John Maki who heads the Chicago based John Howard Association of Illinois dedicated to improving the state’s prisons, says in the article, “There’s a real lack of capacity to deliver any meaningful mental health care, especially specialized care like PTSD treatment for veterans.”

And this is not just in the Illinois prison system but throughout our country. Veterans are returning wounded mentally and they are not receiving the treatment they need. For those incarcerated, mental health treatment is spotty at best. Psychiatrist Stephen Xenakis, a retired Army brigadier general says, “These cases are much too common. We are throwing these guys away.”

Our veterans are returning to families they do not know. The families are dealing with a person who is not the same. Episodes happen that cannot be explained. Care is difficult to come by and the stigma of owning up to PTSD is strong.

What has been your experience with PTSD and a loved one? Has the government been there for you? Have you endured frustration beyond belief? What have you learned? What do we need to teach others about PTSD? What can people do to help? I’m at a loss for what to do, what to say.

– Bernadette

The Stigma of Hearing Aids and Other Such Stigmas

I have been spending time in the hospital these past days – not as a patient but rather the advocate for my husband as he grapples with might be a reaction to medication. Lots of different people have come to visit – a good thing as it was a visual for my husband to affirm the fact that he has friends.

Also what has come to my attention is the number of unconscious stigmas different areas of our society have. For instance, the hearing aid. It is okay for a young child to have a hearing aid to assist them in hearing but it is not okay (especially if you are the person who is asked to wear one) for an older person to wear one. Apparently it is a sign of old age and is not to be tolerated.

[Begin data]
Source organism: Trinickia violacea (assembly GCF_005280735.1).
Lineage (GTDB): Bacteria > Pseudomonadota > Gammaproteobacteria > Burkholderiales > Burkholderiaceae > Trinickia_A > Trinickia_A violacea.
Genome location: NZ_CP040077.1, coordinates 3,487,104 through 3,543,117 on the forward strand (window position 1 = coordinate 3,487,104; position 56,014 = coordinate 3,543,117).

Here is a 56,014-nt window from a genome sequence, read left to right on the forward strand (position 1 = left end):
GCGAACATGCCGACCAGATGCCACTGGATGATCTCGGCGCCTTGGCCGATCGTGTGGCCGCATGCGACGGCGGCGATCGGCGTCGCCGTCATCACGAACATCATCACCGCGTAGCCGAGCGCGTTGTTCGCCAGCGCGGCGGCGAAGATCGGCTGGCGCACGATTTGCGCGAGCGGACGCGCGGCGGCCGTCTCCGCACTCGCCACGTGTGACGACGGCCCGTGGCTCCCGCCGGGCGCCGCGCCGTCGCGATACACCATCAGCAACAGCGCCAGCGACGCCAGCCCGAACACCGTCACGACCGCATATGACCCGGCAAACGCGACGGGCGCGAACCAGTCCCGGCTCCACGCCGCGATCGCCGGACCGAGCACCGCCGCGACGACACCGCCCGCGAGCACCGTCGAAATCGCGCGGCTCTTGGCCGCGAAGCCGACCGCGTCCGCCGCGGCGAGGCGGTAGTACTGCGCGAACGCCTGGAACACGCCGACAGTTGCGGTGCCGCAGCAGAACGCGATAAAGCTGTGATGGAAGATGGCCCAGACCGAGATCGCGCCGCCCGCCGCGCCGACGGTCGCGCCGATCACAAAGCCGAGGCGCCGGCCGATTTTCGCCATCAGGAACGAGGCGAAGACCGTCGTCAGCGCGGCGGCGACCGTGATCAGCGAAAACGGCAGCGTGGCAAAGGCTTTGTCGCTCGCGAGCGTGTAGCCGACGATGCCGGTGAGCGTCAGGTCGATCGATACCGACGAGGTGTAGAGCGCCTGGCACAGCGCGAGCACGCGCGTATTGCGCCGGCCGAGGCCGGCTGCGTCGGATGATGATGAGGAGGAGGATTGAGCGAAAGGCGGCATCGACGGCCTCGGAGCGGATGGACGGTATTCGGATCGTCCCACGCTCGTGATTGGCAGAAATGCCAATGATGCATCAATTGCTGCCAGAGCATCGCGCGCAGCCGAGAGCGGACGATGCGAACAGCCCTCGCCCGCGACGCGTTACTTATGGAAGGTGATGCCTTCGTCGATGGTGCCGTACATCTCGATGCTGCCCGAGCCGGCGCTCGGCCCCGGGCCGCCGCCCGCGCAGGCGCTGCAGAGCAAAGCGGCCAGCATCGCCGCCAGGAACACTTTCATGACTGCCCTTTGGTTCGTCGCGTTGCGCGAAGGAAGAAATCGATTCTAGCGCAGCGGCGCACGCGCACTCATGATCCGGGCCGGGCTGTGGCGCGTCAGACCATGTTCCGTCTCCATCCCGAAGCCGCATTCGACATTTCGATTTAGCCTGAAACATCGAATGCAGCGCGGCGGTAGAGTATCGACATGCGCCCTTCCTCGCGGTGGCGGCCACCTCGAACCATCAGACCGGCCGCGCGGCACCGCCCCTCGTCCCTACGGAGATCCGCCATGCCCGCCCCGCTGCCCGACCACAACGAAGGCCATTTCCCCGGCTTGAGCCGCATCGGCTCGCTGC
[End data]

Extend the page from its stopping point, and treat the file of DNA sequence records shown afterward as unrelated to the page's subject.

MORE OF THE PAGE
It is okay for a person with muscle problems or a disease that affects their gait to use a cane but it is not okay for an older person to use a cane to navigate icy and dangerous walkways.

Many of these stigmas spring from ignorance and pride and a misunderstanding of old age.

The list could go on and on and tacked onto every item is the stigma of getting old.
And this dangerous stigma impacts heavily on whether an older person seeks treatment for depression or whether they hide the fact, claiming that everything is okay.

Depression at any age is an illness. It doesn’t mean something is lacking in the person. It doesn’t mean that you should be able to handle it yourself. Much like the hearing aid, the cane and other things that people use to make their quality of life better, dealing with depression at any age means that the illness will be treated and hopefully cured or brought under control.

Someone who visited reflected this weekend that young people who get cancer or another illness see it as something to be dealt with and to be gotten out of the way so they can get on with their lives. On the other hand, they said, old people who get sick just see it as something to be endured and, all too often, die from.

We need to erase the stigma of old age. We need to erase the stigma of depression. Awareness to the fact that we create these unconscious stigmas should help, but aging people themselves have to become aware of the fact of the valuable and needed contributions they can make to the world, making the necessary adjustments so that is possible.

And even more importantly, the rest of society has to recognize the wisdom and wealth of those older people regardless of the canes and the hearing aids….and the depression.

– Bernadette


Late last week I was at a large performance event with a family who I know has struggled long-term with the father’s depression. I knew, behind the scenes, that they’re under constant stress from every direction due to this illness. The importance of the event only served to bring that stress to a head.

Neither of the two parents handle stress well in the best of times, but what I observed spoke to me of a relationship at the breaking point. Hurtful tone of voice. Sarcastic, irritable comments. Confusion and miscommunication.

I wonder if I would have picked up on the undercurrents of pain and distress had I not known their circumstances, and if I hadn’t been through the same myself. Husband only barely functioning, and taking his depression out on the wife. Wife exhausted with over-functioning and caregiver burnout. Daughter snapped at for no reason, trying to take it in stride because it happens so often.

It’s a story that replays itself in many, many families in which depression has taken hold. And, of course, it can just as easily be the other way around – depressed wife, caregiver husband at wits’ end.

I don’t have an answer. Bern and I have written two books on the topic of dealing with a family member’s depression, yet I have no answers. I have empathy. I try to reach out to the caregiver with support and concern. But bottom line, all I can do is watch and recognize the pain.

I really hate depression.